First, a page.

National Reconciliation Week is held annually between 27 May to 3 June
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Be Brave. Make Change – a call to action for school leaders

National Reconciliation Week is held annually between 27 May to 3 June. It’s a time for all Australians to learn about our shared histories, cultures, and achievements, and to explore how each of us can contribute to achieving reconciliation in Australia. 

The National Reconciliation Week 2022 theme, Be Brave. Make Change. is a challenge to everyone to ‘Be Brave’ and tackle the unfinished business of reconciliation so society can ‘Make Change’ for the benefit of all Australians. For school leaders, it is a call to make reconciliation a priority in their learning communities, not just during NRW, but every week of the year.

Leading Reconciliation in your school
The education system, and school leaders in particular play a vital role in giving young Australians the skills and insight to make an informed contribution to the reconciliation process; and to encourage and support teachers and educators to engage in their own learning, ‘un-learning’ and ‘re-learning’ to build a better future together. In fact, Reconciliation Australia’s landmark 2021 State of Reconciliation in Australia Report consistently asserts education as a driving force in the reconciliation movement.

Historically, the formal education system in Australia has served as a tool of colonisation. ‘’Aboriginal and Torres Strait Islander peoples, pedagogies and perspectives have been systematically excluded from mainstream education institutions, policies and frameworks,” says Reconciliation Australia’s Chief Executive Officer Ms Karen Mundine. “As a result, generations of Australians have grown up with an inadequate understanding of Aboriginal and Torres Strait Islander cultures, and very limited awareness of the true histories of Australia. Education institutions have contributed to a lack of historical acceptance, deepening inequalities and inequities, and disrupting pathways towards reconciliation.”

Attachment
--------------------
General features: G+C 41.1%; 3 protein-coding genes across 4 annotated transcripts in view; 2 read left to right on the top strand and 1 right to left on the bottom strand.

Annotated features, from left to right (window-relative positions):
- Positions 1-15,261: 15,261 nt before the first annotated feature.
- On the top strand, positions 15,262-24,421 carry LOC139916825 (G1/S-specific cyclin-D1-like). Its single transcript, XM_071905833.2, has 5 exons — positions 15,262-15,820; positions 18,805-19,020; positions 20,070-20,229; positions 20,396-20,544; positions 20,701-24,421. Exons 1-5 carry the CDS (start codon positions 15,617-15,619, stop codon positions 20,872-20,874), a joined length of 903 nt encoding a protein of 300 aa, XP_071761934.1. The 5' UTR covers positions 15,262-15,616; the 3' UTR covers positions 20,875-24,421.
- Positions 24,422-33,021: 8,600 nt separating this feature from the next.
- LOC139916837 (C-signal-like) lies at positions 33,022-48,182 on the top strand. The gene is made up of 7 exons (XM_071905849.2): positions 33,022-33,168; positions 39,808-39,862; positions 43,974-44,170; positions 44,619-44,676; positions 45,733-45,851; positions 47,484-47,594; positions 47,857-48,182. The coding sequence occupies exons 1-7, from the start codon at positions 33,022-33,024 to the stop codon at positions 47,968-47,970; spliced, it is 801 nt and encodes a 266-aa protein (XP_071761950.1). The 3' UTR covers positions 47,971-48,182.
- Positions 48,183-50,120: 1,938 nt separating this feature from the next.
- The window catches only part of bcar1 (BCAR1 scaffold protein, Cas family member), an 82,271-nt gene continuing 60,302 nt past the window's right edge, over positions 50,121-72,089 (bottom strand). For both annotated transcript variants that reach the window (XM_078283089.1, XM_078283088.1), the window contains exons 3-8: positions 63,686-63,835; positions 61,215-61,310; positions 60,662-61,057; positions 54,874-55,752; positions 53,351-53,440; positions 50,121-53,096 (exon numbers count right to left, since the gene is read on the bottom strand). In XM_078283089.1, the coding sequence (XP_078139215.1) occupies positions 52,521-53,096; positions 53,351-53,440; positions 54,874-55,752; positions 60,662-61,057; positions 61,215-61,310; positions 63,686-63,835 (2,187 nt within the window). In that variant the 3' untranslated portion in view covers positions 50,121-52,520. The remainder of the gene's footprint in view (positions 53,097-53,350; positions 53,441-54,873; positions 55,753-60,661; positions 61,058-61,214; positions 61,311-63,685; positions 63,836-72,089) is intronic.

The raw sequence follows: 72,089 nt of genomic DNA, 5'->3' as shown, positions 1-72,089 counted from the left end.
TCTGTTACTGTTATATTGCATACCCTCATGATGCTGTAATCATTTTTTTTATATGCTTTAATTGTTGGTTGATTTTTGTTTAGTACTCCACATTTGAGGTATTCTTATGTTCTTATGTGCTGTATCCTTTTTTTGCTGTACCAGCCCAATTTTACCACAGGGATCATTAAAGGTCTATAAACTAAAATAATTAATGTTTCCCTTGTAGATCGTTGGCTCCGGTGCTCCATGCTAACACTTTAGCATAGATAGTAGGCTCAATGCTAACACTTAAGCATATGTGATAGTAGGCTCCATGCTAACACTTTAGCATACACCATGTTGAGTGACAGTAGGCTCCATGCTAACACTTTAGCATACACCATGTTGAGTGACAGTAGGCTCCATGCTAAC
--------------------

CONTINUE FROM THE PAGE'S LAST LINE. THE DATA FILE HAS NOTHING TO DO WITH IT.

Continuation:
There have been some recent and important shifts in education regarding the inclusion and understanding of First Nations cultures and of reconciliation in Australian schools. In 2008, the Melbourne Declaration on Educational Goals for Young Australians articulated the need for students to understand and acknowledge the value of Aboriginal and Torres Strait Islander cultures and to learn how to contribute to reconciliation. This was agreed to by all Australian Education Ministers.

The Declaration led to the establishment of an Australian Curriculum which included Aboriginal and Torres Strait Islander histories and cultures as one of three cross-curriculum priorities. It also resulted in the inclusion of reconciliation in the Australian Professional Standards for Teachers and Principals. In 2020, Australian Governments recommitted to the importance of reconciliation in education as part of the Mparntwe Education Declaration.